A recent Time magazine story displays an example of how the “green” industry has used campaign funds to garner political support and subsidies. The following is one telling quote from the article:
[Dick] Cheney’s task force, which operated almost entirely in secret, produced $14 billion largely for drillers and miners in 2005. Obama’s greener advisers have helped produce six times that amount, much of it for the comparatively smaller reusable-energy industry.
One need not think long to name all of the incentives government has for individuals and businesses to be more “green.” They range from more innocous programs like “Energy Star” labeling to subsidies and credits that are often written into the tax code and energy bills. John Doerr, the green lobbyist who is the large focus of the Time story, has been pushing for “Home Star,” a new proposal for tax credits to incentivize retrofitting houses to lower their energy use.
A less noticed aspect of this push is the financial benefit to those individual investors and companies with stakes in the success of “environmentally friendly” products and the “green” movement. While many see green energy and products as a worthwhile endeavor, the cozy relationship between lobbyists and government is something to remain skeptical of. There may be a fine line between the good intentions of “green” supporters and their intention to make a profit.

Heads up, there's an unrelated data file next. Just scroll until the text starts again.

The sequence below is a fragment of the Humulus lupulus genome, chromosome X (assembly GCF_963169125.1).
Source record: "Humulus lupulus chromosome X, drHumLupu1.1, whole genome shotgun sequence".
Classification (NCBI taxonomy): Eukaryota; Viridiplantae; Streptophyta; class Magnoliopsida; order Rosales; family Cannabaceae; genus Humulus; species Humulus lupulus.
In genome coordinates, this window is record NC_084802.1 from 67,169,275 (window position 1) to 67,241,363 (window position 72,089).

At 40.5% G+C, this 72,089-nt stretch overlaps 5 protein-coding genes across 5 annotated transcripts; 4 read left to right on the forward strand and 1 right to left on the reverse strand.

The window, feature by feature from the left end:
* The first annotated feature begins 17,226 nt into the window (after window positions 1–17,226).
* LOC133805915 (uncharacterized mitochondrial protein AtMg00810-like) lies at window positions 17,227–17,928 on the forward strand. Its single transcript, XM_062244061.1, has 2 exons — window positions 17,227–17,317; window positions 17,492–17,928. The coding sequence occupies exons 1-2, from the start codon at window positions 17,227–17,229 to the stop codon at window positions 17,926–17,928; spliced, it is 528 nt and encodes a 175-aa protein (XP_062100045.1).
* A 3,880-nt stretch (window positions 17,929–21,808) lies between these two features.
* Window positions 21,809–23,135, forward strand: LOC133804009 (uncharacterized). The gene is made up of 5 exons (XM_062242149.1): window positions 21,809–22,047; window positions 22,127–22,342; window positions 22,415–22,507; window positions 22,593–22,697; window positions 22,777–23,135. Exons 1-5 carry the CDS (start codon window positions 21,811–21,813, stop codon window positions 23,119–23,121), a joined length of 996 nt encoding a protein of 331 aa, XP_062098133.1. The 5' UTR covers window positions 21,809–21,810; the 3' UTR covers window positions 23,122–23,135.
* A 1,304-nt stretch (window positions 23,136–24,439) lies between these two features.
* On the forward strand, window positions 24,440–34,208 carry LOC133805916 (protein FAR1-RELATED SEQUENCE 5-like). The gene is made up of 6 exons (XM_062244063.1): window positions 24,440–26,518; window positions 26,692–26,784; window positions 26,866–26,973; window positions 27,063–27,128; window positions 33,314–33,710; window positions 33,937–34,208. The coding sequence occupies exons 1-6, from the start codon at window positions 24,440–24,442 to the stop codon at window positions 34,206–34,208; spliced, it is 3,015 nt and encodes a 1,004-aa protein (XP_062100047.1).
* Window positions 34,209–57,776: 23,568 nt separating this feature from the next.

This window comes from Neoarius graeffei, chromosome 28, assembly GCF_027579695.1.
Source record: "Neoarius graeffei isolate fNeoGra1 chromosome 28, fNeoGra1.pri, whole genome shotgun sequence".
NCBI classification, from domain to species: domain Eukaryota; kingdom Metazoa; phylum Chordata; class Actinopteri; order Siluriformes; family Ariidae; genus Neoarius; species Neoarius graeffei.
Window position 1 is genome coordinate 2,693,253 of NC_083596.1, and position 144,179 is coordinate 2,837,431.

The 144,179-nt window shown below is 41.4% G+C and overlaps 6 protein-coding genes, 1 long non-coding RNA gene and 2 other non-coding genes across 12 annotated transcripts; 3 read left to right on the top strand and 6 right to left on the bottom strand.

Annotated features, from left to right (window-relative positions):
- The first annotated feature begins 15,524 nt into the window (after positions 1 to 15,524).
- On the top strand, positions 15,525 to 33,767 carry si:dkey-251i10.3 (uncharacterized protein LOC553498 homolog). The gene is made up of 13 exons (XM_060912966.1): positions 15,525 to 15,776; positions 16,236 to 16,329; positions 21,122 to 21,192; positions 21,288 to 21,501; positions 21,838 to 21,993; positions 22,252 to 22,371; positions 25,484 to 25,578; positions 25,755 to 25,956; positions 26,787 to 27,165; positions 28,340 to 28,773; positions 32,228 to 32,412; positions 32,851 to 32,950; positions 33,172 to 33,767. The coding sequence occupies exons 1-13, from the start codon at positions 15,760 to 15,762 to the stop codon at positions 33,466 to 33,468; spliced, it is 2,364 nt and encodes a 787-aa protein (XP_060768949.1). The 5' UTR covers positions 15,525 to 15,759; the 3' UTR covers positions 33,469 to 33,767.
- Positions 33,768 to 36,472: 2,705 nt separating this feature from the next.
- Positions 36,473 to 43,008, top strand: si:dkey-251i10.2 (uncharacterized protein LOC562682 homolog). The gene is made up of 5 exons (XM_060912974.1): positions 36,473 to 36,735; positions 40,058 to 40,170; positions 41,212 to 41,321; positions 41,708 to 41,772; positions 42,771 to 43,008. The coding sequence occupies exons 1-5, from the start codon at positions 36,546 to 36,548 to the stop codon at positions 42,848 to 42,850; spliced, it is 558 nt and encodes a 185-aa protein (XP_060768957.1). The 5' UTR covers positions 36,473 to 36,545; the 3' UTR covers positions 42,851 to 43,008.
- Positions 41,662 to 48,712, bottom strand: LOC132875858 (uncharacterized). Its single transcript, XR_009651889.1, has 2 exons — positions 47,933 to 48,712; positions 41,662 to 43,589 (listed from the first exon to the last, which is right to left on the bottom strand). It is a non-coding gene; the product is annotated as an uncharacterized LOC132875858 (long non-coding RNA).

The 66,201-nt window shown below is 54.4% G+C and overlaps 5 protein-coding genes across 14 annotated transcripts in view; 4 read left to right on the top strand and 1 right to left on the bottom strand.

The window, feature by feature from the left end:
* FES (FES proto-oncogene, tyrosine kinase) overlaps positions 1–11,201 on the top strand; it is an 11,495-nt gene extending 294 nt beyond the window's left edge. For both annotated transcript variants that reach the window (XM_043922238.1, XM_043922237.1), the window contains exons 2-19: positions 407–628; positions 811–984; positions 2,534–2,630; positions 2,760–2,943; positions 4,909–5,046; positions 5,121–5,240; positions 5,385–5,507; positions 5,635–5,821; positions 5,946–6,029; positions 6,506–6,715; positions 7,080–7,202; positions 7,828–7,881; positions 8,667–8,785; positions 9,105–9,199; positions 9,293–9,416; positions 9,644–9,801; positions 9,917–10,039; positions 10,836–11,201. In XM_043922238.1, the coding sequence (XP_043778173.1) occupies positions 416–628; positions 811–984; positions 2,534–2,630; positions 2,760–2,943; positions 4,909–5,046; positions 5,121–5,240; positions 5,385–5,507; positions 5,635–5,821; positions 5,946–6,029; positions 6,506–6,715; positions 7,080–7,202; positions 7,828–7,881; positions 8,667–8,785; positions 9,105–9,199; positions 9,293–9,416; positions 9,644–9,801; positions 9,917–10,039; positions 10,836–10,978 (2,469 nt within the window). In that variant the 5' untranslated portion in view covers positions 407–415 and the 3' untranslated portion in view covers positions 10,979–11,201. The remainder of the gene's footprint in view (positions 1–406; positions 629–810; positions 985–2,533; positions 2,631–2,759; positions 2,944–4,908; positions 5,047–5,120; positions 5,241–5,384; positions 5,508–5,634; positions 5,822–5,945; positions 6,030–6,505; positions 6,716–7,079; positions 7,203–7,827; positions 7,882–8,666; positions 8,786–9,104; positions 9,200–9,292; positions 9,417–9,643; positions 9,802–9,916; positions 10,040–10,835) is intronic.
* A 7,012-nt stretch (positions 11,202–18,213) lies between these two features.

Take for example this passage from the Time article:
And Doerr has done O.K. too. In the past year, his green-energy companies have received loan guarantees from the Department of Energy, smart-grid contracts funded by stimulus spending and, in the case of one solar firm, more than $100 million in federal research tax credits. At a forum in November, Doerr, who generally casts his interest in clean energy as altruistic, did not shade his opinion. ‘God bless the Obama Administration and the U.S. government,’ he said. ‘We have really got the A-team now working on green innovation in our country.’
Of course, if government was reduced to its constitutionally persmissable size, lobbyists gaining favors wouldn’t be much of a problem. But reducing the size of government to that degree would likely be harder than getting Al Gore to renounce the existence of man-made climate change.